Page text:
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Foreclosure

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French: forclusion

Jacques Lacan

From his doctoral dissertation in 1932 on,[1] one of the central quests which animates Lacan's work is that of identifying a specific psychical cause for psychosis. In the course of addressing this problem, two themes are constant.

The Exclusion of the Father

As early as 1938 Lacan relates the origin of psychosis to an exclusion of the father from the family structure, with the consequent reduction of the latter to mother-child relations.[2] Later on in his work, when Lacan distinguishes between the real, imaginary and symbolic father, he specifies that it is the absence of the symbolic father which is linked to psychosis.

The Freudian concept of Verwerfung

Freud uses the term Verwerfung[3] in a number of disparate ways, but Lacan focuses on one in particular: namely, the sense of a specific defence mechanism which is distinct from repression (Verdrängung), in which "the ego rejects the incompatible idea together with its affect and behaves as if the idea had never occurred to the ego at all."[4] In 1954, basing himself on a reading of the "Wolf Man" case history,[5] Lacan identifies Verwerfung as the specific mechanism of psychosis, in which an element is rejected outside the symbolic order just as if it had never existed.[6]

At this time Lacan proposes various ways of translating the term Verwerfung into French, rendering it as rejet, refus and retranchement.[7] It is not until 1956 that Lacan proposes the term forclusion (a term in use in the French legal system; in English, "foreclosure") as the best way of translating Verwerfung into French.[8] It is this term that Lacan continues to use for the rest of his work.

Name-of-the-Father

In 1954, when Lacan first turns to the Freudian concept of Verwerfung in his search for a specific mechanism for psychosis, it is not clear exactly what is repudiated; it can be castration that is repudiated, or speech itself, or "the genital plane".[9] Lacan finds a solution to the problem at the end of 1957, when he proposes the idea that it is the Name-of-the-Father -- a fundamental signifier -- that is the object of foreclosure.[10] In this way Lacan is able to combine in one formula both of the themes that had previously dominated his thinking on the causality of psychosis -- the absence of the father and the concept of Verwerfung. This formula remains at the heart of Lacan's thinking on psychosis throughout the rest of his work.

Psychotic Structure

When the Name-of-the-Father is foreclosed for a particular subject, it leaves a hole in the symbolic order which can never be filled; the subject can then be said to have a psychotic structure, even if he shows none of the classical signs of psychosis. Sooner or later, when the foreclosed Name-of-the-Father reappears in the real, the subject is unable to assimilate it, and the result of this "collision with the inassimilable signifier" is the "entry into psychosis" proper, characterised typically by the onset of hallucinations and/or delusions.[11]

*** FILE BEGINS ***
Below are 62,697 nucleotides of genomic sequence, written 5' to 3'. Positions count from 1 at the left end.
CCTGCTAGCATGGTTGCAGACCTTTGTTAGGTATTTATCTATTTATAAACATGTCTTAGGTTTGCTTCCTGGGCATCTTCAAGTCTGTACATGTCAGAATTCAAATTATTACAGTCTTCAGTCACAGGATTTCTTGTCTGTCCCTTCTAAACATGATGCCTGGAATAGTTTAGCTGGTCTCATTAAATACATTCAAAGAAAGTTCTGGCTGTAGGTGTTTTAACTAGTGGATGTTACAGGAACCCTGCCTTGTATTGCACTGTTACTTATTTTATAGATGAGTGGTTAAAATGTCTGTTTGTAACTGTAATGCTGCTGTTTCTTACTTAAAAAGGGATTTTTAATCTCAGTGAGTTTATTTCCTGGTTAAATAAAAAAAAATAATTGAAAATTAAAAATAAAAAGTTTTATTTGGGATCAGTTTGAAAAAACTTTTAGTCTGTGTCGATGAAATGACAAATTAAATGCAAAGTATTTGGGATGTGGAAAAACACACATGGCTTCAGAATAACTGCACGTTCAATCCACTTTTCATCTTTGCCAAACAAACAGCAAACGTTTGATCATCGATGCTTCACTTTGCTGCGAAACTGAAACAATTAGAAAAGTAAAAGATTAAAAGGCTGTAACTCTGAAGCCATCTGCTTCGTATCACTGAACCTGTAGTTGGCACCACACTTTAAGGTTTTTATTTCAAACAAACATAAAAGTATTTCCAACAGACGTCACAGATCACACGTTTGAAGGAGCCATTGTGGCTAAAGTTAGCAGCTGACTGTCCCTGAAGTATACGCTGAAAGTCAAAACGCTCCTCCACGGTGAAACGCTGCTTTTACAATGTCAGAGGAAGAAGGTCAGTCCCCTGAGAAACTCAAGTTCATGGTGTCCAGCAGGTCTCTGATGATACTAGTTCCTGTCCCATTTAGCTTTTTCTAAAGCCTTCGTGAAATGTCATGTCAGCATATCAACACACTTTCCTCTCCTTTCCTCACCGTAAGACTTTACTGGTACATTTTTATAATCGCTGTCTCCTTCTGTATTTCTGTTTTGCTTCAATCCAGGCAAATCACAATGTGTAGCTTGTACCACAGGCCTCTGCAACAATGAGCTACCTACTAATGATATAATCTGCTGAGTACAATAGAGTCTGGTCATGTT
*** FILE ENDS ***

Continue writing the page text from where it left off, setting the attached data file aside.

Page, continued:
Repression, Negation, Projection

Foreclosure is to be distinguished from other operations such as repression, negation, and projection. Foreclosure differs from repression in that the foreclosed element is not buried in the unconscious but expelled from the unconscious. Repression is the operation which constitutes neurosis, whereas foreclosure is the operation which constitutes psychosis.

See Also

References

  1. Lacan, Jacques. De la psychose paranoiaque dans ses rapports avec la personalité, Paris: Navarin, 1975. [1932].
  2. Lacan, Jacques. Les complexes familiaux dans la formation de l'individu. Essai d'analyse d'une fonction en psychologie, Paris: Navarin, 1984 [1938]. p. 49
  3. Translated as "repudiation" in the Standard Edition
  4. Freud, Sigmund. "The Neuro-Psychoses of Defence", 1894a: SE III, 58
  5. Freud, Sigmund. "From the History of an Infantile Neurosis," 1918b: SE XVII, 79-80
  6. Lacan, Jacques. Écrits. Paris: Seuil, 1966. p. 386-7; Lacan, Jacques. The Seminar. Book I. Freud's Papers on Technique, 1953-54. Trans. John Forrester. New York: Nortion; Cambridge: Cambridge University Press, 1988. p. 57-9
  7. Lacan, Jacques. The Seminar. Book I. Freud's Papers on Technique, 1953-54. Trans. John Forrester. New York: Nortion; Cambridge: Cambridge University Press, 1988. p. 43; Lacan, Jacques. Écrits. Paris: Seuil, 1966. p. 386
  8. Lacan, Jacques. The Seminar. Book III. The Psychoses, 1955-56. Trans. Russell Grigg. London: Routledge, 1993. p. 321
  9. Lacan, Jacques. The Seminar. Book I. Freud's Papers on Technique, 1953-54. Trans. John Forrester. New York: Nortion; Cambridge: Cambridge University Press, 1988. p. 53, 58
  10. Lacan, Jacques. Écrits: A Selection. Trans. Alan Sheridan. London: Tavistock Publications, 1977. p. 217
  11. Lacan, Jacques. The Seminar. Book III. The Psychoses, 1955-56. Trans. Russell Grigg. London: Routledge, 1993. p. 321